William Wickner, MD, a professor of biochemistry and cell biology at Dartmouth’s Geisel School of Medicine, recently received the William C. Rose Award at the American Society for Biochemistry and Molecular Biology (ASBMB) annual meeting in Chicago.
Named after a former president of the American Society of Biological Chemists—the predecessor organization to ASBMB—and established more than 30 years ago, the Rose award recognizes outstanding contributions to biochemical and molecular biological research and a demonstrated commitment to the training of younger scientists.
“Wickner’s biochemical studies are responsible for our first understanding of how proteins are transported across membranes in bacteria. His subsequent work has illuminated the processes of membrane fusion and inheritance, two fundamental problems in eukaryotic cell biology,” said Suzanne Pfeffer, PhD, a highly respected biochemist from Stanford University and former ASMBM president, who served on the nominating committee for the Rose award. “He is a consummate biochemist who deserves to be recognized for his outstanding research contributions and extremely dedicated mentorship.”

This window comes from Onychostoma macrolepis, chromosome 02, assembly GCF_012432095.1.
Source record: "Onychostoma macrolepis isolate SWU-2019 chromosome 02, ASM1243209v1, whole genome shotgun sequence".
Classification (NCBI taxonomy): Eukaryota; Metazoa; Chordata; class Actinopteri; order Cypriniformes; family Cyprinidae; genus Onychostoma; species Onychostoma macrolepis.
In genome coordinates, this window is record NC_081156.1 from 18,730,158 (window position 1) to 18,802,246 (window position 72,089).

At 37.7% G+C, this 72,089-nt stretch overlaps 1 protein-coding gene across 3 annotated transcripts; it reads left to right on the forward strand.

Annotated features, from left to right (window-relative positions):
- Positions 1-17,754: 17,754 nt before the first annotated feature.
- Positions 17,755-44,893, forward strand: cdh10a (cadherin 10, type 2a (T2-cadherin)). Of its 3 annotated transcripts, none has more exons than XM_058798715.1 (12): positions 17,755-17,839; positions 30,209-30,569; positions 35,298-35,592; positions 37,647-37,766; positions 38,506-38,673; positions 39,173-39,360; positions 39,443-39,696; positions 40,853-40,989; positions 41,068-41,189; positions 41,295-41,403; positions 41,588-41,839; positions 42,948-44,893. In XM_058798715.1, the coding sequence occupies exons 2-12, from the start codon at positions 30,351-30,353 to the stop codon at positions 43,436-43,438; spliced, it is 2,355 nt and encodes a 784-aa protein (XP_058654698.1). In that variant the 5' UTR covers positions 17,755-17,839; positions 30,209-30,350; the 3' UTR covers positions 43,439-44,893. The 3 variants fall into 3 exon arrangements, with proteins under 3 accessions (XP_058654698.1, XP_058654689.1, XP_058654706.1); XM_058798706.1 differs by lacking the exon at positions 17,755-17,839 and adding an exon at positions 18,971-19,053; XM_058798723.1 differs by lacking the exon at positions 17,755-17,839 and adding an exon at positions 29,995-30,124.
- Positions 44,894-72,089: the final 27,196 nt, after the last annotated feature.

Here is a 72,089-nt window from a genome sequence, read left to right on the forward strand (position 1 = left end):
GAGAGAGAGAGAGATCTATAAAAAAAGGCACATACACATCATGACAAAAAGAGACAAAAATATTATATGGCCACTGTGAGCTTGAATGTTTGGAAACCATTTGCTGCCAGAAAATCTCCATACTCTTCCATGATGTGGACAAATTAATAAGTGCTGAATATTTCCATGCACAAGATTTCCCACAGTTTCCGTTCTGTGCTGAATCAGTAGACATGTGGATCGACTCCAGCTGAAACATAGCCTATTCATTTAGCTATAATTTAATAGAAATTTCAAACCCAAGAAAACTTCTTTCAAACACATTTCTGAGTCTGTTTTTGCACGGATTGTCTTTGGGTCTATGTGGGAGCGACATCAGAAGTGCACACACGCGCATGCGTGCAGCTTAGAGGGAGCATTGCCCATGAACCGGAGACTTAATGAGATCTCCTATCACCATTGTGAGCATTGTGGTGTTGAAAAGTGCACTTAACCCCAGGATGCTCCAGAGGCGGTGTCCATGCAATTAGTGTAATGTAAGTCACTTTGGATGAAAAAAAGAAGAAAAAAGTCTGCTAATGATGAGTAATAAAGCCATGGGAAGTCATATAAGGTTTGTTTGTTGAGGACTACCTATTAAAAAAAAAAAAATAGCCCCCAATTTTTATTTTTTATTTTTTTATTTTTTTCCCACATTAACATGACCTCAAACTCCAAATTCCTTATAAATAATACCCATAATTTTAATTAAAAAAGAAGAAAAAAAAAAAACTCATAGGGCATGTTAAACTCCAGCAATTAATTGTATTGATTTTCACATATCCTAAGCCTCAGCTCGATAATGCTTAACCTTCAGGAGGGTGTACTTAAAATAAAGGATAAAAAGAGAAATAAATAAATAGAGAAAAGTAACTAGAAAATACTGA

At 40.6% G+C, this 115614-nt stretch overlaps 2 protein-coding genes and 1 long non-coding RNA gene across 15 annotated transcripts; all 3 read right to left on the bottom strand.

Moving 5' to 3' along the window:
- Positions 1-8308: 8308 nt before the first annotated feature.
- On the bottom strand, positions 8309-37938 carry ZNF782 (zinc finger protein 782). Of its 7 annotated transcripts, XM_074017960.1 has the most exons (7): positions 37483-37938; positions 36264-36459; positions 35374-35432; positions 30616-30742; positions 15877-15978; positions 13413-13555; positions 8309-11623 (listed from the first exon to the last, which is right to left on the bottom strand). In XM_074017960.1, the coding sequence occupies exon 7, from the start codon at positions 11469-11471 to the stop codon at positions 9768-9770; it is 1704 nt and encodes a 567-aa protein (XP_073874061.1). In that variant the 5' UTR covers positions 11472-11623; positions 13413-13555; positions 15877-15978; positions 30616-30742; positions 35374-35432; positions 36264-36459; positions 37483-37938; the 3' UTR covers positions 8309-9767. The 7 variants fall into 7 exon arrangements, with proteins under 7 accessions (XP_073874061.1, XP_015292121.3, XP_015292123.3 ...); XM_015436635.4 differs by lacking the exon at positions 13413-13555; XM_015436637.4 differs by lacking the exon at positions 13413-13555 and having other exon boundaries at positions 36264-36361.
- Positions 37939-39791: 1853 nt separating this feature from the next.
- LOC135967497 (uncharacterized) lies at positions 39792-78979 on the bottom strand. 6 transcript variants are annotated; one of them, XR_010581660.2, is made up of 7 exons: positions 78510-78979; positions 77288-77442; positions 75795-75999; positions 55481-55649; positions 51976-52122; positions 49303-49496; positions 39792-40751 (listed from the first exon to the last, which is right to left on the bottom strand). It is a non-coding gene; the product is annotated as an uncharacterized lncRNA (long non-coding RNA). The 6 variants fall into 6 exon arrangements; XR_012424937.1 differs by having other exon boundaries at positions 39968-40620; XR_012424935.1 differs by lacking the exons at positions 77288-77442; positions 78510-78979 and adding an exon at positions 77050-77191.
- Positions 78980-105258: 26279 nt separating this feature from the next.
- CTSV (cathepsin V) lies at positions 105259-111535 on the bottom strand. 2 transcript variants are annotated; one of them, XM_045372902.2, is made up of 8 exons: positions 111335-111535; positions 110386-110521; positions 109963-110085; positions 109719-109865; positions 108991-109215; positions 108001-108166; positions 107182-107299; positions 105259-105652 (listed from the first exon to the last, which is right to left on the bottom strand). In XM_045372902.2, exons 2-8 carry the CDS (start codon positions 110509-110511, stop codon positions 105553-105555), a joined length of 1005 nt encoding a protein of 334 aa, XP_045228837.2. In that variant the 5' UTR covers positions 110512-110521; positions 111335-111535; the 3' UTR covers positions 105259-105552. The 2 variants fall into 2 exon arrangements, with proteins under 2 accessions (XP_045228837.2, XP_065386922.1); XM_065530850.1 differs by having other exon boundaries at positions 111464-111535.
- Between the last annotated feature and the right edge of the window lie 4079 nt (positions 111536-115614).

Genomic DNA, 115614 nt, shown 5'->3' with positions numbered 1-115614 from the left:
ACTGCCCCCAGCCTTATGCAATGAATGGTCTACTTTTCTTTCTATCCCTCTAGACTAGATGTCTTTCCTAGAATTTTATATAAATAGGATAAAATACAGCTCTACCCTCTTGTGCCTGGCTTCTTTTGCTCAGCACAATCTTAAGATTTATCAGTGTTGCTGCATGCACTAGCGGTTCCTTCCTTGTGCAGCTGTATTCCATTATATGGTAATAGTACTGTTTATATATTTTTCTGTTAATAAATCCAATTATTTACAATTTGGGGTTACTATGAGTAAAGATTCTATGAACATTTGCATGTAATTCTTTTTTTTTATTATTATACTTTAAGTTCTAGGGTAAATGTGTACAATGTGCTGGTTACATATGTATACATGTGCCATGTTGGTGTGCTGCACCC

“It’s very nice to receive this ‘pat on the back,’” says Wickner. “My lab has done a lot of work over the years and it’s great to have that work recognized. This award also has personal meaning for me. When I was a young post-doc, I nominated my mentor, Eugene Kennedy, who was a very distinguished scientist at Harvard, and he won it.”
Throughout a highly impactful career that has spanned more than 40 years, Wickner has authored over 200 publications and mentored an impressive list of successful scientists—including 46 postdoctoral fellows, 17 graduate students, and 13 technicians.
Still, Wickner’s passion for his work burns as brightly as ever. “Bill is usually here before 6 am, whistling away and brimming with ideas,” says Charles Barlowe, PhD, chair and professor of biochemistry and cell biology at Geisel. “He brings a level of enthusiasm and energy to his lab and to our department that is contagious. Bill is very deserving of this recognition—I think he epitomizes what the Rose award is all about.”
When asked what he enjoys most about his work, Wickner says, “There are two things in a ‘dead heat.’ One is I actually love the work itself—I love doing the science at the bench, building the story, and seeing our understanding of it grow. And I really enjoy the people. I’ve been blessed with some wonderful young scientists who’ve gone on to run their own labs and have their own lives. That’s been tremendously gratifying to see.”
Wickner has earned a number of prestigious awards and accolades for his accomplishments and contributions to the field of cell biology. These include: being elected to the National Academy of Sciences (1996) and European Molecular Biology Organization, as well as receiving an American Cancer Society Faculty Research Award, a Guggenheim Fellowship, and a National Institutes of Health Merit Award. He is also a member of the American Academy of Arts and Sciences.